Lesson 70 from The AEC Professional's Guide!
When it comes to marketing content, we take lessons from the best-selling novelists. Did you know that best sellers of any genre have 4.5 letters-per-word or fewer? Most were fewer than 4.3. In fact, the lower it was, the better the seller. Said another way, you should use short words if you want people to read what you write.
However, as engineers and design professionals, you were trained to write using large words and industry jargon. Like writing at an eighth- to tenth-grade level, using smaller words helps your readers. When you use gigantic audacious words in long run on sentences that produce in the reader the necessity to have to decipher the sentence more than a few times before conquering its subject matter, you become unintelligible. Or, when you use big words in long sentences it causes the reader to work too hard.
Why say ‘utilize’ when you can say ‘use?’ Instead of ‘perform,’ use ‘do.’ Rather than ‘inception,’ use ‘start.’ Say ‘move’ instead of ‘relocate.’
As Mark Twain once said, “Why should I write ‘metropolis’ when I get paid the same for ‘city’?”
I've observed planning, strategy, proposal writing, promotions, and all things marketing at companies of every size. I've learned the following best practices remain consistent, no matter the size of the organization.
Communication, leadership, strategy, resources, metrics, and go/no-go are all essential gears in the AEC marketing engine. How these gears are sized may vary, but they all must be in place for your firm's long-term sustainable success.
This post was adapted from "Best Practices - Working With Varied Firm Sizes in A/E/C Marketing," Marketer, December 2021, pages 42-43
Marketing is an art.
Ok, and a science, but it is mostly an art.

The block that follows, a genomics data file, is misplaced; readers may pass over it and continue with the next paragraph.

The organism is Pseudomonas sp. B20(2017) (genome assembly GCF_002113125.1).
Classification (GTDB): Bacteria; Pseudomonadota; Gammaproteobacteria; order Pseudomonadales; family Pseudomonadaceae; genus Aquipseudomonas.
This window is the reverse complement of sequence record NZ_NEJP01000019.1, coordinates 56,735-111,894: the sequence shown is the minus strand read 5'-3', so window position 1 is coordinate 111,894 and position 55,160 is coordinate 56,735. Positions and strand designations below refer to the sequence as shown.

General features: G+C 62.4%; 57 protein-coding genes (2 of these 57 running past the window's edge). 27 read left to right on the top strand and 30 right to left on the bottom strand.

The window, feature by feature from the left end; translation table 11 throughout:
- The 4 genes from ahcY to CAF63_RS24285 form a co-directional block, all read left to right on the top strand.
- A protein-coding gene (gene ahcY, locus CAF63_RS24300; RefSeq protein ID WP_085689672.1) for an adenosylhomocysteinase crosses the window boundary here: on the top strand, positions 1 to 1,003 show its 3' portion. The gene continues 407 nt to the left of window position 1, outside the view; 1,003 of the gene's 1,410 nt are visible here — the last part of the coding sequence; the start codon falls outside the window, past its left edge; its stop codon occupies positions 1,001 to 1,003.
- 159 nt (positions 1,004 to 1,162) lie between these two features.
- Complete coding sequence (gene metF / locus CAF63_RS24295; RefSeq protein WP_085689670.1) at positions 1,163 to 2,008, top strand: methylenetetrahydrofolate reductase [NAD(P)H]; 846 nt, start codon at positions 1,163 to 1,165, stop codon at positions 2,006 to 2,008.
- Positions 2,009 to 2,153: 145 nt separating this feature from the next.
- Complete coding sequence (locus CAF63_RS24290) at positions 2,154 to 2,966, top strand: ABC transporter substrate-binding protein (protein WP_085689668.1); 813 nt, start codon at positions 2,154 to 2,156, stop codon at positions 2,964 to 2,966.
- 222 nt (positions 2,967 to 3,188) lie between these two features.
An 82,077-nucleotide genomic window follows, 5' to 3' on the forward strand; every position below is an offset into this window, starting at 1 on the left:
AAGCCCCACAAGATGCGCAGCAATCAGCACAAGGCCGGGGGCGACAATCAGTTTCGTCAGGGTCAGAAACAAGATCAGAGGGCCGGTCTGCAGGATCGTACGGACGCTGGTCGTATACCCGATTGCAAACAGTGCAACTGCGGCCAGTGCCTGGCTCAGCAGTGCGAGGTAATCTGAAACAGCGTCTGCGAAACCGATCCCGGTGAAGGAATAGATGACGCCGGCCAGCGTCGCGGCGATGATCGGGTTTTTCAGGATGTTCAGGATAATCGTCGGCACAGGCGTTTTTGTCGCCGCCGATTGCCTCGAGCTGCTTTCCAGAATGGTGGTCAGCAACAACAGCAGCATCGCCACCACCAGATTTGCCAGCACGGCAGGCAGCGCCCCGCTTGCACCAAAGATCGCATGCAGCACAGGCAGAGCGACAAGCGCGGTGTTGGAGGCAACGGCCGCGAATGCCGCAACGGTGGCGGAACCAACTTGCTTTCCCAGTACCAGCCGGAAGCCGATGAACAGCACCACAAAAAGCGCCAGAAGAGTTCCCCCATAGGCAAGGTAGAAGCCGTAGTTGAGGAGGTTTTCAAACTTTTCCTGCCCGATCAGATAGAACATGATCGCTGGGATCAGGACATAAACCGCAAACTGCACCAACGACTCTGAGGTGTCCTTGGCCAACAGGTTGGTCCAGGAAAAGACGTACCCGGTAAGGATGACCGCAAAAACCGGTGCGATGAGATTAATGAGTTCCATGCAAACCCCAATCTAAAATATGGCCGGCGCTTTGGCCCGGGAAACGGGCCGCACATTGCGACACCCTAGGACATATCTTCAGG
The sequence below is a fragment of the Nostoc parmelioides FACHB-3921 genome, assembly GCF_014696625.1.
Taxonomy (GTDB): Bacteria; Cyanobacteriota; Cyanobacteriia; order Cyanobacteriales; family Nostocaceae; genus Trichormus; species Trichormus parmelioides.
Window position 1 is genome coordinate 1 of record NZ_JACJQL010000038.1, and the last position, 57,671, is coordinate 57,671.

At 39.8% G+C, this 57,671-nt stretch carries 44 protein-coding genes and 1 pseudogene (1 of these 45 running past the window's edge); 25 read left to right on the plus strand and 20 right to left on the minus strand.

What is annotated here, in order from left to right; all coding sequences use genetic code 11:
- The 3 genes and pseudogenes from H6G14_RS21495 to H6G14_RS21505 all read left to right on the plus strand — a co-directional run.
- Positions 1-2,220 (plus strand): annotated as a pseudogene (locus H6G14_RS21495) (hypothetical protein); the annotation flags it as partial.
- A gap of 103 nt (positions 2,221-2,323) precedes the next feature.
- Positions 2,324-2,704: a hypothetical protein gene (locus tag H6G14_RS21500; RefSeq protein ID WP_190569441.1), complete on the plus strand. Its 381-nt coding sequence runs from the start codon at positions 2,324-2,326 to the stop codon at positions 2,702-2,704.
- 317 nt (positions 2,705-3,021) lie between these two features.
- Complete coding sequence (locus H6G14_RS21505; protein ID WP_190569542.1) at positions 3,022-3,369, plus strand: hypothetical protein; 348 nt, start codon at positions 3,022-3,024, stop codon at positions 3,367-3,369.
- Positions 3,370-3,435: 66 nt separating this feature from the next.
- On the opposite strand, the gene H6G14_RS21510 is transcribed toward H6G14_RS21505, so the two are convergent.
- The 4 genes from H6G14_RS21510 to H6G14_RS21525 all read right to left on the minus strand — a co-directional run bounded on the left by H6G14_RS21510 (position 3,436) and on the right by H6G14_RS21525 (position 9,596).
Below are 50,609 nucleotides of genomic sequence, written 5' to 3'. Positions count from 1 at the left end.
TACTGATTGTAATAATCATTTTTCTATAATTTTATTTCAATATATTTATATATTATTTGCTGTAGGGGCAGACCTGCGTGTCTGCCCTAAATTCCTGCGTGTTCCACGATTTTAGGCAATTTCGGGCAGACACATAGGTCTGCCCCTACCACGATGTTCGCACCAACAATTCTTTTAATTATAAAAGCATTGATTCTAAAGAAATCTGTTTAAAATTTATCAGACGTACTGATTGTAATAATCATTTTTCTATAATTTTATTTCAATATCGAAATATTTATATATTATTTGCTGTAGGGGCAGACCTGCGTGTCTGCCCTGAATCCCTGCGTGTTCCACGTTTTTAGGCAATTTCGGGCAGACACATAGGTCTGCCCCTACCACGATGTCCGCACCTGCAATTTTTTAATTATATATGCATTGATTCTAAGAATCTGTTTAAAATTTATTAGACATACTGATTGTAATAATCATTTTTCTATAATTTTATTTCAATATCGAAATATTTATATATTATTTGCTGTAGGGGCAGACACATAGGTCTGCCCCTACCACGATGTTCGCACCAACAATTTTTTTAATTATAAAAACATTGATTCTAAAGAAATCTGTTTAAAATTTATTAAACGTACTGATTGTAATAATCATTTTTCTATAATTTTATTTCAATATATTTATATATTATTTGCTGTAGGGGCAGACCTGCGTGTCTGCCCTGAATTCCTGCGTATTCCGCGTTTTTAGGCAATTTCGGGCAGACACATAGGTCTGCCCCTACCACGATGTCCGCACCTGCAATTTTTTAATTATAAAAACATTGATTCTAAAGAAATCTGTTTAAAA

While the science of marketing is all about research and data, what you do with that information is what I consider art. If I just repeat data such as features, benefits, proofs that we are the best solution to a client’s problem, I believe it, but does the audience? “The very fact that you presented the proof makes it suspect,” according to marketing guru Seth Godin. Godin goes on to explain, “If a consumer figures something out or discovers it on her own, she’s a thousand times more likely to believe it than if it’s just something you claim.”
So the big question is, how do you craft marketing messages to spark discovery rather than making braggadocios claims?
I will answer through illustration. The best movies, best books, best experiences are those that tease. A tease is giving you bits of information without telling you everything. Think about your favorite teachers, favorite preachers, favorite authors. They all give you pieces, stories, colors, textures just enough to excite your interest and keep you engaged.
Great marketing is the art of using just enough data, story, and experience to create interest without delivering the climactic punch line. Who wants to hear a joke when the punch line is delivered too early without any setup?
Here is a marketing message from a civil engineering website home page.
“Our depth of resources includes a varied and well-cultivated network of professionals known for strong community relationships, an urgent approach to your needs, and the technical capacity to effectively navigate the increasingly complex set of development and planning issues across the country.”
BOOM! A massive claim with lots of data that makes the audience go, “huh?”
Here is the marketing message re-written with an artful tease.
“Every development project is tricky! Development is a journey. Who will you choose as your guide?
Allow your audience, the prospective client, to discover for themselves their best solution. Discovery is about giving them hints at the facts, stories instead of lectures, teases rather than full-frontal nudity! Think about this when you talk about your services, expertise, and what your firm has to offer. Tell stories that pique interest. Give hints at your successes. Give them just enough so they can discover it for themselves.
Gabe Lett, FSMPS, CPSM, LPC